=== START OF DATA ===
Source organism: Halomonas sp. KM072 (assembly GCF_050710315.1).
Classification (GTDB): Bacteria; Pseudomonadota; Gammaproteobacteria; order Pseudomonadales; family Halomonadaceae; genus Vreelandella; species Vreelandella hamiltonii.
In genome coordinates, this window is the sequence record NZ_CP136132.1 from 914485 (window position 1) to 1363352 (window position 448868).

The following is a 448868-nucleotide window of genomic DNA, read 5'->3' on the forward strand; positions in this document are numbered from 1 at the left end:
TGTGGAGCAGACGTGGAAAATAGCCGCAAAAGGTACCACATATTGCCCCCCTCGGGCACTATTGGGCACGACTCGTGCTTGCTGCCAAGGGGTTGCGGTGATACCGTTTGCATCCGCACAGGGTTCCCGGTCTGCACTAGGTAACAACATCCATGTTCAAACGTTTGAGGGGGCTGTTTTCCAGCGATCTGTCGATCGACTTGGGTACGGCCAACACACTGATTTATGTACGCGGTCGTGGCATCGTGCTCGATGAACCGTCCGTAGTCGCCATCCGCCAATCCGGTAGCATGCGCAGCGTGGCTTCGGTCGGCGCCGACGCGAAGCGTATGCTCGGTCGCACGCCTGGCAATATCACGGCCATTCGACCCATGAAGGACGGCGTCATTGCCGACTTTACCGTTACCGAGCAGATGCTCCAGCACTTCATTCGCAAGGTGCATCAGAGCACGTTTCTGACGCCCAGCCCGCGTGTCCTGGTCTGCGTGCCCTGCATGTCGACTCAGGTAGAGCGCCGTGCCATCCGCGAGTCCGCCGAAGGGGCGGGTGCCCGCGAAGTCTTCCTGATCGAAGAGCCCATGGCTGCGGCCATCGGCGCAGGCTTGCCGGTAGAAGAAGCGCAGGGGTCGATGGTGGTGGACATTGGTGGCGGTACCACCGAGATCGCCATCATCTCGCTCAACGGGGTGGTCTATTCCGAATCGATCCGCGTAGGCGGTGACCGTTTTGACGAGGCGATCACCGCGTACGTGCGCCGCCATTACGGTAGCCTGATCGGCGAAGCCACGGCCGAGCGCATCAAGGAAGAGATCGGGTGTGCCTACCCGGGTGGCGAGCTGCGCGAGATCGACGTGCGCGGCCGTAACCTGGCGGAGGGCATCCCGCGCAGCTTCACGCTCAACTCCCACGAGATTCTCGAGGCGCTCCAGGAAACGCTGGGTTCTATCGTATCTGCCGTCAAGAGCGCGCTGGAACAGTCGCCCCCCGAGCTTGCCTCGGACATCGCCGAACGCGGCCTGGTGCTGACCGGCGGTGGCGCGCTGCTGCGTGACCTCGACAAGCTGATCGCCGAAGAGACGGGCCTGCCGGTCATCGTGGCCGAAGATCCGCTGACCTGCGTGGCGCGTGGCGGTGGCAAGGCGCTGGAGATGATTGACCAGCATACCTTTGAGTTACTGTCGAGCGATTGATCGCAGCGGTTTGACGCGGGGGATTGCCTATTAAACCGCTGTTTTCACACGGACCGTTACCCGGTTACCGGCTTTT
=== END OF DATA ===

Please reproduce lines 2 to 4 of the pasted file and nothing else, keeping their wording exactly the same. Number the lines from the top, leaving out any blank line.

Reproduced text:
Classification (GTDB): Bacteria; Pseudomonadota; Gammaproteobacteria; order Pseudomonadales; family Halomonadaceae; genus Vreelandella; species Vreelandella hamiltonii.
In genome coordinates, this window is the sequence record NZ_CP136132.1 from 914485 (window position 1) to 1363352 (window position 448868).

The following is a 448868-nucleotide window of genomic DNA, read 5'->3' on the forward strand; positions in this document are numbered from 1 at the left end: